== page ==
GUATEMALA CITY (Reuters) - Tropical Depression Matthew weakened sharply over Central America on Sunday and spared Guatemala from major damage, but heavy rain still threatened waterlogged sugar and coffee farms.
Guatemalans in the eastern jungle region waded through flooded streets carrying children and belongings on their shoulders and rescue workers worked to open roads blocked by small mudslides, but the storm's impact appeared to be light.
"Up to now there have been no reports of deaths or wounded," said Alejandro Maldonado, a senior official at Guatemala's emergency services, who added that some 500 people had been evacuated from eastern towns.
Rescue workers in Guatemala and the southern Mexican state of Tabasco remained on alert as river levels rose.
Honduran authorities evacuated some 3,660 people from the area around the country's main manufacturing city, San Pedro Sula, which was hit by Matthew as it powered along Honduras' Caribbean coast on Friday.
Honduran factories exporting to the United States avoided flooding, but grain and banana crops were damaged as rivers burst their banks. There were few immediate details of the extent of the damage.
"The floods are stretching across Sula, reaching towns and grain and banana plantations," government emergency services spokeswoman Corina Mejia said.
The storm's maximum sustained winds decreased to near 25 mph on Sunday, the U.S. National Hurricane Center said. But it warned of continued heavy rains.
Matthew could dump up to 20 inches of rain in some areas of southern Mexico and eastern Guatemala. Mexico's oil ports were open and operating normally on Sunday.
Coffee and sugar farmers face rain on fields soaked from this year's active hurricane season. Growers worry that rain from Matthew could delay the start of coffee and sugar harvests, but expect to have a sense of the impact on Monday.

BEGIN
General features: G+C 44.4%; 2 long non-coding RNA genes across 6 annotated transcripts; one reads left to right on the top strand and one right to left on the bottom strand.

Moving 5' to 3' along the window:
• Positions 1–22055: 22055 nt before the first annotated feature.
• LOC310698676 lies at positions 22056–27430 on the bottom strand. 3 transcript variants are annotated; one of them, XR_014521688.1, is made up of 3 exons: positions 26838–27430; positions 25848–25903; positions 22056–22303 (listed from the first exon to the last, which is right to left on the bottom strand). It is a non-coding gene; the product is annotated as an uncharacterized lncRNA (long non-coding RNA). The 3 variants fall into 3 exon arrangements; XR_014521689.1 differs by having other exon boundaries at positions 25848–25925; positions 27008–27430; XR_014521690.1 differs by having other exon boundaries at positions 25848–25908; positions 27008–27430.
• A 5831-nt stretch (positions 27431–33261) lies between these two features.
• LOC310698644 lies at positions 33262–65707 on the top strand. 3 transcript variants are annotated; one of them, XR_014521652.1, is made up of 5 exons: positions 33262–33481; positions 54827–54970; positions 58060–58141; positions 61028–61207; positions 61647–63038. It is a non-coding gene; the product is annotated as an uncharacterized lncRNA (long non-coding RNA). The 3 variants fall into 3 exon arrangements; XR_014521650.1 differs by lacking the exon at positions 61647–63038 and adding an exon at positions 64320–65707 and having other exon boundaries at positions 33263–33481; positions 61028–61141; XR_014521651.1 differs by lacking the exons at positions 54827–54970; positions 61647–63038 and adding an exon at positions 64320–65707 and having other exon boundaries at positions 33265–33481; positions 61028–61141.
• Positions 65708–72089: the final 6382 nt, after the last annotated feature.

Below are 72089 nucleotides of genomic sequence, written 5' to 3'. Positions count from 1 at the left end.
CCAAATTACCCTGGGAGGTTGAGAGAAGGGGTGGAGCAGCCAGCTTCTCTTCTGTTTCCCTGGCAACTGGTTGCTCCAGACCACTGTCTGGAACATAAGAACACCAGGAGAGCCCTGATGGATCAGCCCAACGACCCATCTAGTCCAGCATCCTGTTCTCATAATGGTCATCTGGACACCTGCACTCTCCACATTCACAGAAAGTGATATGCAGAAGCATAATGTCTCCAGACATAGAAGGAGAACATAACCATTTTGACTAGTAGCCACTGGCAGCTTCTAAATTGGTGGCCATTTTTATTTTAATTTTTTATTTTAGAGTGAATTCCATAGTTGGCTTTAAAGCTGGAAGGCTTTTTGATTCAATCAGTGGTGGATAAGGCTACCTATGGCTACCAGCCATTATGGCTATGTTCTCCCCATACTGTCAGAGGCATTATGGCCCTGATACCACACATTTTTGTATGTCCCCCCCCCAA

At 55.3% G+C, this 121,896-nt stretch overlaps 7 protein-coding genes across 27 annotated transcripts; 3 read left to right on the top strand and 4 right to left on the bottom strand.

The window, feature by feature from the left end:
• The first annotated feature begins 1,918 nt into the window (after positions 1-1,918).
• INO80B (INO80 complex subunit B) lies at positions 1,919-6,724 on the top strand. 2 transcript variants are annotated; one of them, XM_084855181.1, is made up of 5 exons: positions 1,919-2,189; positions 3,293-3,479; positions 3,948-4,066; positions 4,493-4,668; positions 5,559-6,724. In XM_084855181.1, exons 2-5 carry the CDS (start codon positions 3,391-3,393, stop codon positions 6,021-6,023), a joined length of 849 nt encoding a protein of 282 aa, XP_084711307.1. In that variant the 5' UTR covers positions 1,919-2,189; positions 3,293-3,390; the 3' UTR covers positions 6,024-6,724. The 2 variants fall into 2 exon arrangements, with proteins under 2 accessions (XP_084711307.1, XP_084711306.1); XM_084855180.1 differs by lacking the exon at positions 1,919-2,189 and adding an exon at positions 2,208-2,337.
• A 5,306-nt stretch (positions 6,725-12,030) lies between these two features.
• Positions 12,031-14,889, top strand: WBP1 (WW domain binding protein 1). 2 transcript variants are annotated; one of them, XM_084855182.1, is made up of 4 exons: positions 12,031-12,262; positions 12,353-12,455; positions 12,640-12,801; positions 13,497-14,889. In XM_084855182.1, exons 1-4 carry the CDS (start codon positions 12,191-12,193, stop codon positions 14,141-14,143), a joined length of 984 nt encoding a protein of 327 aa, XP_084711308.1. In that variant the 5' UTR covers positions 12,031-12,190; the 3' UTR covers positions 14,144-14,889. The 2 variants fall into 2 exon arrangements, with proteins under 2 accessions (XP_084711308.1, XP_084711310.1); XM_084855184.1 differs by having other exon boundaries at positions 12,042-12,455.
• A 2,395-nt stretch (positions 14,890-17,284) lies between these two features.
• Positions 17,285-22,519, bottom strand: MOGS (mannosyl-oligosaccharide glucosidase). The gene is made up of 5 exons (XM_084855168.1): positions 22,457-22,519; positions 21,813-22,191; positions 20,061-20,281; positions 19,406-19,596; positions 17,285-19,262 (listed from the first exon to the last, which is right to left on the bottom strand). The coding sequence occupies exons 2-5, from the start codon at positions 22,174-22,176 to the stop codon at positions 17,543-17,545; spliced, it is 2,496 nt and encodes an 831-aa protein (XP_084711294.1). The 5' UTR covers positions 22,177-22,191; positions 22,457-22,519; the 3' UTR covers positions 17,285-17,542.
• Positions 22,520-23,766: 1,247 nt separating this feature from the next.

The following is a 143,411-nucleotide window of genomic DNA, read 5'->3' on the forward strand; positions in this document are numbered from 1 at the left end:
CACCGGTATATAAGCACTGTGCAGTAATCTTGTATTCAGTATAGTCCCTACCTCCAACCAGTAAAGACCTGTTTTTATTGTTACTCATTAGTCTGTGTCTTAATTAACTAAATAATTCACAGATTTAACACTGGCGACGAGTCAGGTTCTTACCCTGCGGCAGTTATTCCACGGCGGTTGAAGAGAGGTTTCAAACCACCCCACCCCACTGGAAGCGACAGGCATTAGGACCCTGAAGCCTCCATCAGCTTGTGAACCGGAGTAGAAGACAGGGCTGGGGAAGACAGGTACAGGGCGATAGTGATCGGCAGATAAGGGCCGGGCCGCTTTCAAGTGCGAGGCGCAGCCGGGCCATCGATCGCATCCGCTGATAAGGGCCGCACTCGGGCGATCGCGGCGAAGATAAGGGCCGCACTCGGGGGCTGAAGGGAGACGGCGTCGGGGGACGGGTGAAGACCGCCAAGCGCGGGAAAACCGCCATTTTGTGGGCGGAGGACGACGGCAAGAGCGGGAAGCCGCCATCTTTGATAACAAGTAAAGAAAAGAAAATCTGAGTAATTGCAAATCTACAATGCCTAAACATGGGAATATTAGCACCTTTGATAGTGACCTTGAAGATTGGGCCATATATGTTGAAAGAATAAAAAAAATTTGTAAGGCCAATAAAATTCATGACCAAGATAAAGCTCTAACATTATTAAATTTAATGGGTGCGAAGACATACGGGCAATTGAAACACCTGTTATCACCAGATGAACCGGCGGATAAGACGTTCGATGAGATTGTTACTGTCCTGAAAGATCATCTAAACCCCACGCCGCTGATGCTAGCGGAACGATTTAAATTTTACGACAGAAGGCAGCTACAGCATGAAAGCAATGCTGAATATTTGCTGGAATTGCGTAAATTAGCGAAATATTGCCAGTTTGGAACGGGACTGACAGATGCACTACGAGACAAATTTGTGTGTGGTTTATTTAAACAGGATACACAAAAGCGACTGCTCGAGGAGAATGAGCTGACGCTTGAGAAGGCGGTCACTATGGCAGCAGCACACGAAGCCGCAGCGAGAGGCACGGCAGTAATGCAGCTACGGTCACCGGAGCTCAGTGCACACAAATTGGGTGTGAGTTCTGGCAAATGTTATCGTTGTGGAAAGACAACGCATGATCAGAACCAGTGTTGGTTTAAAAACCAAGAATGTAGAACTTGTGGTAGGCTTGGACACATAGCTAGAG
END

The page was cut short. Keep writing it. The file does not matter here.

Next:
"We are still evaluating the situation," said Mario Yarzebski, head of international commercial business at Guatemala's sugar producers association.
Sugar losses might be serious because cane fields are still flooded from earlier rains. Coffee trees also risk disease and fungus from too much moisture.
Central America produced 4.43 million metric tons of sugar in the 2009/10 harvest and was hoping for a larger crop this year.
Guatemala, Central America's biggest sugar producer, forecast this month that its 2010/11 harvest would be 5 percent lower than the 2.34 million metric tons produced in 2009/10.
Matthew reached Nicaragua's coast on Friday, moved along the Honduran Caribbean and hit Belize and Guatemala.
More than 260 people have died in Guatemala so far this year in mudslides and flash floods. In 1998, Hurricane Mitch tore through Central America, killing more than 11,000 people. It was the second most deadly storm on record.
(Additional reporting by Gustavo Palencia in Tegucigalpa; Writing by Robin Emmott; Editing by Paul Simao)